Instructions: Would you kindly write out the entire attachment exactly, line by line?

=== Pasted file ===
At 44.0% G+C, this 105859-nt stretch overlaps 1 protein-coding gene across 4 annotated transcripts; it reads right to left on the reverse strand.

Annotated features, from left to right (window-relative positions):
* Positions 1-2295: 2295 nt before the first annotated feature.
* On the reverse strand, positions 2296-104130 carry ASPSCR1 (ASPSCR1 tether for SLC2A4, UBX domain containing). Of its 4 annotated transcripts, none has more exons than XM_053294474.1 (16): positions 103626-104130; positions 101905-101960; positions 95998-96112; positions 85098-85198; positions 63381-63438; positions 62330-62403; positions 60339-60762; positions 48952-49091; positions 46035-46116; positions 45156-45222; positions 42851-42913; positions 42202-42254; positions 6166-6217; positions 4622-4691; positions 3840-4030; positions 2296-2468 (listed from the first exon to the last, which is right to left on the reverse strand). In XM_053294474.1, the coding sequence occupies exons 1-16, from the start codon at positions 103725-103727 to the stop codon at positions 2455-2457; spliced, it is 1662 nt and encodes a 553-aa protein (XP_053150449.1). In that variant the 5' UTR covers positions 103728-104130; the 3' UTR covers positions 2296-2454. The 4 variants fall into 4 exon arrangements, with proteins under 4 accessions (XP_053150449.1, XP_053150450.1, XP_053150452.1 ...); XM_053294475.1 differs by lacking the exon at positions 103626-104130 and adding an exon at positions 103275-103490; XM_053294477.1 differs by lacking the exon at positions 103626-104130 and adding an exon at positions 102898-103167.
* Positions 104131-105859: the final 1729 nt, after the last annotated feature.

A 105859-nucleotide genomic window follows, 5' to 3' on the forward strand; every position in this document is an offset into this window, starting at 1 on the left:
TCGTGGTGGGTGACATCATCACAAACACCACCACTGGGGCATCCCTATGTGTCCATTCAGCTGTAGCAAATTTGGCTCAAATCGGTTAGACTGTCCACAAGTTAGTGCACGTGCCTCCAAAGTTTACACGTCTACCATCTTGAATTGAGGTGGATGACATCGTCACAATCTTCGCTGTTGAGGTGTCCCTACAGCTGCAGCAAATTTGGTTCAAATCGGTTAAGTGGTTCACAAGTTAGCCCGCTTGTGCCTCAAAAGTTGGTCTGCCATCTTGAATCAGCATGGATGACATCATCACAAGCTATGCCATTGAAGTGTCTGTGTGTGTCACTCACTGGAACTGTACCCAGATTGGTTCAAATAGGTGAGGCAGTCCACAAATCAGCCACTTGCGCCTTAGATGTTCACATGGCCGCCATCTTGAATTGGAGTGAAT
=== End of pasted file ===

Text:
At 44.0% G+C, this 105859-nt stretch overlaps 1 protein-coding gene across 4 annotated transcripts; it reads right to left on the reverse strand.

Annotated features, from left to right (window-relative positions):
* Positions 1-2295: 2295 nt before the first annotated feature.
* On the reverse strand, positions 2296-104130 carry ASPSCR1 (ASPSCR1 tether for SLC2A4, UBX domain containing). Of its 4 annotated transcripts, none has more exons than XM_053294474.1 (16): positions 103626-104130; positions 101905-101960; positions 95998-96112; positions 85098-85198; positions 63381-63438; positions 62330-62403; positions 60339-60762; positions 48952-49091; positions 46035-46116; positions 45156-45222; positions 42851-42913; positions 42202-42254; positions 6166-6217; positions 4622-4691; positions 3840-4030; positions 2296-2468 (listed from the first exon to the last, which is right to left on the reverse strand). In XM_053294474.1, the coding sequence occupies exons 1-16, from the start codon at positions 103725-103727 to the stop codon at positions 2455-2457; spliced, it is 1662 nt and encodes a 553-aa protein (XP_053150449.1). In that variant the 5' UTR covers positions 103728-104130; the 3' UTR covers positions 2296-2454. The 4 variants fall into 4 exon arrangements, with proteins under 4 accessions (XP_053150449.1, XP_053150450.1, XP_053150452.1 ...); XM_053294475.1 differs by lacking the exon at positions 103626-104130 and adding an exon at positions 103275-103490; XM_053294477.1 differs by lacking the exon at positions 103626-104130 and adding an exon at positions 102898-103167.
* Positions 104131-105859: the final 1729 nt, after the last annotated feature.

A 105859-nucleotide genomic window follows, 5' to 3' on the forward strand; every position in this document is an offset into this window, starting at 1 on the left:
TCGTGGTGGGTGACATCATCACAAACACCACCACTGGGGCATCCCTATGTGTCCATTCAGCTGTAGCAAATTTGGCTCAAATCGGTTAGACTGTCCACAAGTTAGTGCACGTGCCTCCAAAGTTTACACGTCTACCATCTTGAATTGAGGTGGATGACATCGTCACAATCTTCGCTGTTGAGGTGTCCCTACAGCTGCAGCAAATTTGGTTCAAATCGGTTAAGTGGTTCACAAGTTAGCCCGCTTGTGCCTCAAAAGTTGGTCTGCCATCTTGAATCAGCATGGATGACATCATCACAAGCTATGCCATTGAAGTGTCTGTGTGTGTCACTCACTGGAACTGTACCCAGATTGGTTCAAATAGGTGAGGCAGTCCACAAATCAGCCACTTGCGCCTTAGATGTTCACATGGCCGCCATCTTGAATTGGAGTGAAT